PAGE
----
December 12, 2019


Heartstone #3: Flamebringer. By Elle Katharine White. Harper Voyager. $16.99.

     It is a truth universally acknowledged that as fantasy sequences progress, they will inevitably begin to sound more and more like each other. And thus, although Elle Katharine White’s Heartstone trilogy opened with a novel that was balanced (somewhat uneasily) between traditional fantasy tropes and Jane Austen’s Pride and Prejudice and its tropes, her second series entry, Dragonshadow, began to lean more heavily on standard fantasy-world elements. And the final book in the group, Flamebringer, moves even more strongly in that direction.

     This is not necessarily bad. White’s original concept, although clever, made the opening book less attractive to lovers of sword-and-sorcery novels than it might otherwise have been – it was really aimed at people who, like White herself, enjoy such fantasies and Austen’s work in equal measure. Dragonshadow moved further from Austen and more toward the innumerable other post-Tolkien heroic fantasies of recent decades, giving up some of its conceptual originality but making for a more tightly structured and convincing adventure novel. In Dragonshadow, White really started to develop her characters within their own world, with fewer references to the one from which she originally brought them forth.

     And in Flamebringer, the separation from Austen is even more evident. The intense attraction between heroic protagonists Alastair and Aliza remains as strong as ever. Here, though, White engages in the redoubtable task of bringing forth all sorts of fantasy-novel traditions and grafting them onto the Heartstone story. There is, for example, a secondary character who practically steals every scene in which he appears through both his appearance and his name: Mephistrophomorphinite Ignaat. He is a gargoyle with “a grinning, malformed head with goblin ears and a nose like a bat’s” and, perhaps inevitably, eyes that “burned like live coals.” Of course he is hostile to Alastair and Aliza when they first meet him as they seek the help of dragons to counter a burgeoning evil that threatens the world – and of course he later becomes helpful as well as amusing. Readers will likely wish White had included more scenes with him.

     As for that growing evil, Alastair and Aliza get hints of it from the usual-in-fantasy isolated, keep-to-themselves characters who are unendingly hostile to outsiders but who accept the protagonists in their midst temporarily, just long enough to provide a key to the book’s plot: “The Eskatha came from the first things the gods shaped from emptiness, the four great guardian spirits bound to the world at its birth. We call them Elementari, for their true names were banished in the breaking…” But these things cannot be, protests Alastair, for if they existed, those of all species who preserve knowledge of times long past would know of them. Ah, but this is heroic fantasy, in which when nothing is known, that indicates truth: “Telling, this silence, is it not? …[D]ragonkind has chosen to forget. …Humans are no different. The Oldkind who do remember do not speak of them anymore, for the Elementari rose against their makers, and for that, they were unmade. Broken without remedy, their sundered spirits faded into the wood and water, stone and storm.”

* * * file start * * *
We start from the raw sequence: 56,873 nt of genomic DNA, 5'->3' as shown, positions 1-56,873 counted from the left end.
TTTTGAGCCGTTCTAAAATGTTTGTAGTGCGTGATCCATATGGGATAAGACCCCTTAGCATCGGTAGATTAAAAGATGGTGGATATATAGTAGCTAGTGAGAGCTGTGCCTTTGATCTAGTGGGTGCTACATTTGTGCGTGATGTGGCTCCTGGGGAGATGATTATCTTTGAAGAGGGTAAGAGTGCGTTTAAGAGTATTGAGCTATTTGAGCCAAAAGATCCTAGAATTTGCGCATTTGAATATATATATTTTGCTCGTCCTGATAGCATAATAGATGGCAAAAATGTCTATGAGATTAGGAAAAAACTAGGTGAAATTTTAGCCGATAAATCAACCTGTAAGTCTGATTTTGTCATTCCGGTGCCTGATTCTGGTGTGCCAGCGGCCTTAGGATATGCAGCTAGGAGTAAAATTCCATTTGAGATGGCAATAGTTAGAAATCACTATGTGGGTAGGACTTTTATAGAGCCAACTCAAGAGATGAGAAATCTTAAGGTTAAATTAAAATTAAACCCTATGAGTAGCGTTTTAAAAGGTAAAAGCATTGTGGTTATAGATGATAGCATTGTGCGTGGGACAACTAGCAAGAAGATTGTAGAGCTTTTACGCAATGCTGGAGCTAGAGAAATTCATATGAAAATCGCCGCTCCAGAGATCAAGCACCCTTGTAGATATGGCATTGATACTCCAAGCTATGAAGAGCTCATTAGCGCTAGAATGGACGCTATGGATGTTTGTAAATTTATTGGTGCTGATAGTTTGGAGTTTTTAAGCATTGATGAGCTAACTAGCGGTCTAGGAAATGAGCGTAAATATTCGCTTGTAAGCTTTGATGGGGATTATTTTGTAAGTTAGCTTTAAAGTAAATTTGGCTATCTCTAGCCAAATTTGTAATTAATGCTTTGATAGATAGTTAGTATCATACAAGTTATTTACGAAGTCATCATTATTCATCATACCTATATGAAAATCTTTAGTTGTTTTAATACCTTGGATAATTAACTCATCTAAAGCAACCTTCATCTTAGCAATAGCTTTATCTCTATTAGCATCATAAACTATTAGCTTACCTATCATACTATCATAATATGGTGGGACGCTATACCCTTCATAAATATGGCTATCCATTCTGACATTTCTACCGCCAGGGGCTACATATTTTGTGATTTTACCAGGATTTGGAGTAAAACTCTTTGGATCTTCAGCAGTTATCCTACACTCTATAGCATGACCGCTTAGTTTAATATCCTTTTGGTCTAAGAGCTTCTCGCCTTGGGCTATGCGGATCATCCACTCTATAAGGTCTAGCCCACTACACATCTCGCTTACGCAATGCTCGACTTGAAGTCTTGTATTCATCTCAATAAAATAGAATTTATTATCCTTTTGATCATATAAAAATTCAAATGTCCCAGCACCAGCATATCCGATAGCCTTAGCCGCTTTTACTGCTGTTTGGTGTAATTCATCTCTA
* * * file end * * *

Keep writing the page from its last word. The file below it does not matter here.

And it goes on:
Well, not quite, for if that were true, there would be no overarching evil for the heroics of Flamebringer to overcome. But there is, and it appears in the form of the mysterious Silent King of Els, who has gone unseen outside his own land for hundreds of years and who, it turns out, has spent all those centuries accruing power and evil that, wonder of wonders, are overcome by Aliza in the space of a few minutes. The climax is, in fact, a bit of a disappointment, for although some cared-for characters meet their end and suitable tears are suitably shed, the notion that an essentially all-powerful, essentially eternal being that has brooded and nourished its evil and grown its power for many centuries can be vanquished so quickly (if admittedly painfully) is somewhat unsatisfying. A little more apocalyptic terror would have been helpful.

     And there are some inelegances in White’s writing and plotting that may distract readers from her main points. On the writing side, for example, the slight humor involving the gargoyle is intentional, but amusement is not the aim when, in the midst of Aliza’s deadly battle with a fearsome ghoul, White writes that the ghoul’s “mouth fell open in a ghoulish grin.” Well, yes…what other sort of grin would you expect? More significantly, the plot makes much of the reactions, or lack of them, of the actual gods of this world, which seem curiously impotent not only to stop the great evil that they themselves created but also to provide any clear guidance or direction to the good and righteous characters. The very end of Flamebringer is the only time that a god actually does anything, and what it does is so minor in the grand scheme of the trilogy that it seems almost laughable, despite the seriousness with which White paints the scene and the neat-wrapping-up element that the occurrence represents. Flamebringer is true to the world building and character development of the Heartstone trilogy, and readers who stayed with the first two books will find it a mostly satisfactory wrapup, with even a few Pride and Prejudice reminiscences and echoes at the end. So as a genre novel within a delimited genre trilogy, Flamebringer is just fine. It is, however, missing most of the Austen-derived elements that originally made it seem as if White would push the boundaries of heroic fantasy a bit harder than she actually pushes them.

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